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Real life experience v/s. Theories - Salt (Sea,Himalayan,Table etc.) in CP soaps

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Vaibhav Jain

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Hello guys, myself Vaibhav (a 3 years old soap maker ;)) and i'm from India, "Namaste"

Guys here at "SMF" some of us (members) are beginners, some are at intermediate level (like me) and some are at Pro level but one thing which I feel is common among us is hunger for knowledge.

Therefore, I'm creating this thread where each of us can share his/her knowledge and real life experience .

So guys please share your experiences about various salts like Table (sodium chloride), Pink Himalayan, Sea etc. in CP soap making like usage rate (as % of oils), effect on trace (early or suspending), quality of final soap, other usage like to harden the soaps.

Thank you
 

Primrose

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Hi there Vaibhav, welcome :D

I am a fairly new soaper myself, but I think you'll find lots of information about this is already captured on the forum, and would be available using the search function. Salt bars are quite popular on the group and have been discussed a lot

Unless you have specific questions?
 

Vaibhav Jain

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Actually I'm looking for the way to use table salt (sodium chloride) to make my salts less dissolve in water.
 

earlene

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Actually I'm looking for the way to use table salt (sodium chloride) to make my salts less dissolve in water.
Do you mean so your soap won't dissolve so quickly?

If so, it really will depend on your recipe. High Coconut Oil soaps dissolve quickly, so using lower percentages of CO is one direction for longer lasting soap.

ALSO, how you store your soap between uses has a huge impact on how fast it 'melts' while in use. Soap that is allowed to dry completely between uses lasts a lot longer than soap that sits in a puddle the whole time.

Salt will harden your soap, but it won't make it less likely to melt if it sits in a puddle of water. Salt will draw moisture towards itself, so if you live in a very humid area, and use a high percentage of salt in your soap, you may actually see beads of moisture collect on top of your soap.
 

Vaibhav Jain

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Do you mean so your soap won't dissolve so quickly?

If so, it really will depend on your recipe. High Coconut Oil soaps dissolve quickly, so using lower percentages of CO is one direction for longer lasting soap.

ALSO, how you store your soap between uses has a huge impact on how fast it 'melts' while in use. Soap that is allowed to dry completely between uses lasts a lot longer than soap that sits in a puddle the whole time.

Salt will harden your soap, but it won't make it less likely to melt if it sits in a puddle of water. Salt will draw moisture towards itself, so if you live in a very humid area, and use a high percentage of salt in your soap, you may actually see beads of moisture collect on top of your soap.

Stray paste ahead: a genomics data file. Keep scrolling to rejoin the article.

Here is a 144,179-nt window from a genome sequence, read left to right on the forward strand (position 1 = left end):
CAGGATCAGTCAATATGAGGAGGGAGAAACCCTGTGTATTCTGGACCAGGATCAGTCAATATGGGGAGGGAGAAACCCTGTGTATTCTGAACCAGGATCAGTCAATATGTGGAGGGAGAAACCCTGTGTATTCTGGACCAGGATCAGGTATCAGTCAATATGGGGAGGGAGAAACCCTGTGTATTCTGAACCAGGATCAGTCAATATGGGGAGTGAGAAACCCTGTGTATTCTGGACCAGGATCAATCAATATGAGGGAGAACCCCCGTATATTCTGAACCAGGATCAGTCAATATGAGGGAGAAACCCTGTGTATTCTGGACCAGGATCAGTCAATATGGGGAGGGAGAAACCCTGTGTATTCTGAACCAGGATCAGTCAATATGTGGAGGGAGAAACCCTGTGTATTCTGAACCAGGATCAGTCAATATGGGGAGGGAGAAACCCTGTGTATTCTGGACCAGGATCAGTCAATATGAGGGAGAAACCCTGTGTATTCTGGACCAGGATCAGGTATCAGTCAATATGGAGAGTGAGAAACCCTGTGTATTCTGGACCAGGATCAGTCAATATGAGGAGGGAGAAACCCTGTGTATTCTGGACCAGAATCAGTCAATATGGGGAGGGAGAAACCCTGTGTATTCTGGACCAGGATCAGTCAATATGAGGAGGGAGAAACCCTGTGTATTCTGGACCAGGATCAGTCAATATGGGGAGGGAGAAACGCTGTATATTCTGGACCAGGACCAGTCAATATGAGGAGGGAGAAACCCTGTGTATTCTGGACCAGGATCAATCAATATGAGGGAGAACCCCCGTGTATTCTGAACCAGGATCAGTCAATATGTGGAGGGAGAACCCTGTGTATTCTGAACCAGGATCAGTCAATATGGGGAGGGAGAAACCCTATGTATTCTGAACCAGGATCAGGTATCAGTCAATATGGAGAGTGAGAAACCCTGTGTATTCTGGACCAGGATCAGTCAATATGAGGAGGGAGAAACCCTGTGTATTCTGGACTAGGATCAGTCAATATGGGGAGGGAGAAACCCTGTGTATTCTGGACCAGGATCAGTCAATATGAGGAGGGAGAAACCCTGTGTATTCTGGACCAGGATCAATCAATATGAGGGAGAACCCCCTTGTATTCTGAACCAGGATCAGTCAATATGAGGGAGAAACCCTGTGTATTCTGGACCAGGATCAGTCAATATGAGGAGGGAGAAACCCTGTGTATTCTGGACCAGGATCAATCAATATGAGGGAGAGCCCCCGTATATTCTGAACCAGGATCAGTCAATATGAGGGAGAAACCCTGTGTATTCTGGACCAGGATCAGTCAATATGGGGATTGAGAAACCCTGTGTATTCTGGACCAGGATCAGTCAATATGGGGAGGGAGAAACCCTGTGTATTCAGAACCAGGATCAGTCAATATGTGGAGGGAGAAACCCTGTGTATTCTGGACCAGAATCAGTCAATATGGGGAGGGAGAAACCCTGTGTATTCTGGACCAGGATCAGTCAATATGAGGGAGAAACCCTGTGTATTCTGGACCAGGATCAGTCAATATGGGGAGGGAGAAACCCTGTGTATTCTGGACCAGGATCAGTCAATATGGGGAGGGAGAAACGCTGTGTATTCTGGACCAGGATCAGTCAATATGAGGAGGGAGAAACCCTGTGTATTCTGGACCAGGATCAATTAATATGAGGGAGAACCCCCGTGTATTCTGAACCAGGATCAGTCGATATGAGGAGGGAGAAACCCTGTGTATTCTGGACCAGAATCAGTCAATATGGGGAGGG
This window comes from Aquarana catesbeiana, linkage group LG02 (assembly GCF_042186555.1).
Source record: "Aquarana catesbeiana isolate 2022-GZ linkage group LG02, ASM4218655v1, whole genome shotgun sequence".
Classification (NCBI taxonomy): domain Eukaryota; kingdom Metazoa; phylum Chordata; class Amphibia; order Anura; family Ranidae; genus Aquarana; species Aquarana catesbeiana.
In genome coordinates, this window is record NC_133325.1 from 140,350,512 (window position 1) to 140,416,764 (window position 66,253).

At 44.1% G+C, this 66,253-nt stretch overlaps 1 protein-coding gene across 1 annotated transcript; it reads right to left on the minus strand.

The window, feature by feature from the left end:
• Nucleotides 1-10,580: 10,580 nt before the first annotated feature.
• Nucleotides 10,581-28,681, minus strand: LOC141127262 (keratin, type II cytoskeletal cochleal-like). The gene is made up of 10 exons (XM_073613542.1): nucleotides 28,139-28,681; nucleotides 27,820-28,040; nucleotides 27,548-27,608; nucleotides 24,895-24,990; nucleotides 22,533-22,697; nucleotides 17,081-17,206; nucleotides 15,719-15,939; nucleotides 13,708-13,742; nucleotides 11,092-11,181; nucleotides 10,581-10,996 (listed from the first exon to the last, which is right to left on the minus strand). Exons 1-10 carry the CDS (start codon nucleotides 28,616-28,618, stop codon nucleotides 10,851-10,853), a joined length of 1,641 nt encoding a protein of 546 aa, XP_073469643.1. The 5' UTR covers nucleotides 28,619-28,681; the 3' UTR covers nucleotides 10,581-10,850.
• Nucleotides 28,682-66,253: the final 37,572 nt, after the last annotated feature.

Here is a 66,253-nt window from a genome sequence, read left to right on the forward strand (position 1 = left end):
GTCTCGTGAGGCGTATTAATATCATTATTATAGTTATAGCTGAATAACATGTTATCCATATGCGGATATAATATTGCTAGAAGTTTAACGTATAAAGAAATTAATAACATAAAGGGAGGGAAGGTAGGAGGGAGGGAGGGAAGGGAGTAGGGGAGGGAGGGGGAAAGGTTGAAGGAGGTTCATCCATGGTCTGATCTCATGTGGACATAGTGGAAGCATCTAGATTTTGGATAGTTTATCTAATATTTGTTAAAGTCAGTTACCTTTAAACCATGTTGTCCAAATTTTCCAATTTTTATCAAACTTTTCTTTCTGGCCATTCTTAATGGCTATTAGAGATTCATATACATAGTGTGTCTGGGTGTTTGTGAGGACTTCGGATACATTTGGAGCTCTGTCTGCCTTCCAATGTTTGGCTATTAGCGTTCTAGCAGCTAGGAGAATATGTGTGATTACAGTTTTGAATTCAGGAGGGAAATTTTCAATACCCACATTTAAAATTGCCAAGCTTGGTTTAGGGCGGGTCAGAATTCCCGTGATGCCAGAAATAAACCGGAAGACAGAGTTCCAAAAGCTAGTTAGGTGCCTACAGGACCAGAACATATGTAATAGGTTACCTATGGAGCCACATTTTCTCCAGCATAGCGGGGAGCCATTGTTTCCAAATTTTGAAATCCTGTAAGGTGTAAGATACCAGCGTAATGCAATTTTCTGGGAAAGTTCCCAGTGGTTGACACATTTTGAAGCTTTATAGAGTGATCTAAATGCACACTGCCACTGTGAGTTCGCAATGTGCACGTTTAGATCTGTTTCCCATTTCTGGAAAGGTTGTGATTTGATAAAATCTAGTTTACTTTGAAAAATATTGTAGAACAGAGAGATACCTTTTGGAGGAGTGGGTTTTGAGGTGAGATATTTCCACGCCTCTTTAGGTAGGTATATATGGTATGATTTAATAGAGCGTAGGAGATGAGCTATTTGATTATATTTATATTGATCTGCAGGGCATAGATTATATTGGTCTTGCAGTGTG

Yes I got to know recently that CO soaps dissolves quickly and changed the usage of CO from 80% to 25% and introduced palm oil @50% and it helped but still my soaps don't last long as commercial soap like this do.Screenshot_2019-07-11-01-15-26-649_in.amazon.mShop.android.shopping.jpg Screenshot_2019-07-11-01-15-26-649_in.amazon.mShop.android.shopping.jpg
 

Obsidian

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Homemade soap will never last as long as commercial soap. They are pressed, shredded and pressed again.
It makes them very hard and dense. There is no way to reproduce this at home.
 

dixiedragon

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Might be worthwhile to weigh a bar of commercial soap and compare it to the same volume of homemade soap.

All things have a trade off. I think the quality of homemade soap has one tradeoff of being not as long lasting. Also, I have read that commercial soap companies strip out the glycerin from their soaps and sell it, because it has value. Glycerin attracts moisture to skin. It is part of what makes handmade soap so nice, but also decreases it's life span. I think it makes soap less shelf stable, and also makes it get used up faster. I would guess it also makes it dry out slower.
 

Vaibhav Jain

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any explanation why this bar is so water resistant or lasts long?
please forward to 3:19
 

dibbles

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@Vaibhav Jain the video says the soap lasts about 30 days with normal use. If normal use is one person using it for one shower each day, that is approximately how long my soap lasts, although my bars are bigger than those. I don't know exactly what you mean by water resistant, but keeping it on a soap lift or mat so it can dry out will make a big difference in how long your soap will last.
 

Vaibhav Jain

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@Vaibhav Jain the video says the soap lasts about 30 days with normal use. If normal use is one person using it for one shower each day, that is approximately how long my soap lasts, although my bars are bigger than those. I don't know exactly what you mean by water resistant, but keeping it on a soap lift or mat so it can dry out will make a big difference in how long your soap will last.
please see @ 3:19. they've placed bar under shower but still it's not melting or dissolving.
 

dibbles

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please see @ 3:19. they've placed bar under shower but still it's not melting or dissolving.
I did watch that. It shows the bar with water running over it for a few seconds - mine behave the same way. If I were to leave it under running water for an extended period of time (hours), it would probably show some signs of eroding, as would theirs. Does your soap noticeably dissolve when water hits it for a few seconds?
 

earlene

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I really see no real difference between the goat milk soap in the video and most of the homemade soaps I make, in terms of longevity.
I think the question should be more along the lines of:

What changes do I need to make to this recipe to make it last longer in use? AND then provide the specific recipe.

But what might make the Goat's milk soap in the video last longer than your soap recipe? The actual recipe, as I mentioned before. They use Palm oil, Palm Kernal Oil, Cocoa Butter, Coconut Oil, Soybean Oil (but it looks like hydrogenated soy, probably a soy shortening, perhaps - not the liquid soy oil), Olive Oil (or liquid oils "like Olive oil") and in some specialty soaps, also Shea. The actual percentages of each of these oils is not indicated, but that's what determines longevity of the soap. High Palm, High Cocoa Butter and if the soy is actually hydrogenated Soy or what is known as soy wax, these all tend to increase the hardness of the bar. That alone does not necessarily mean a longer lasting bar, as you have learned with C.O. but the combination and the percentages used contribute to the desirable attributes of the soap.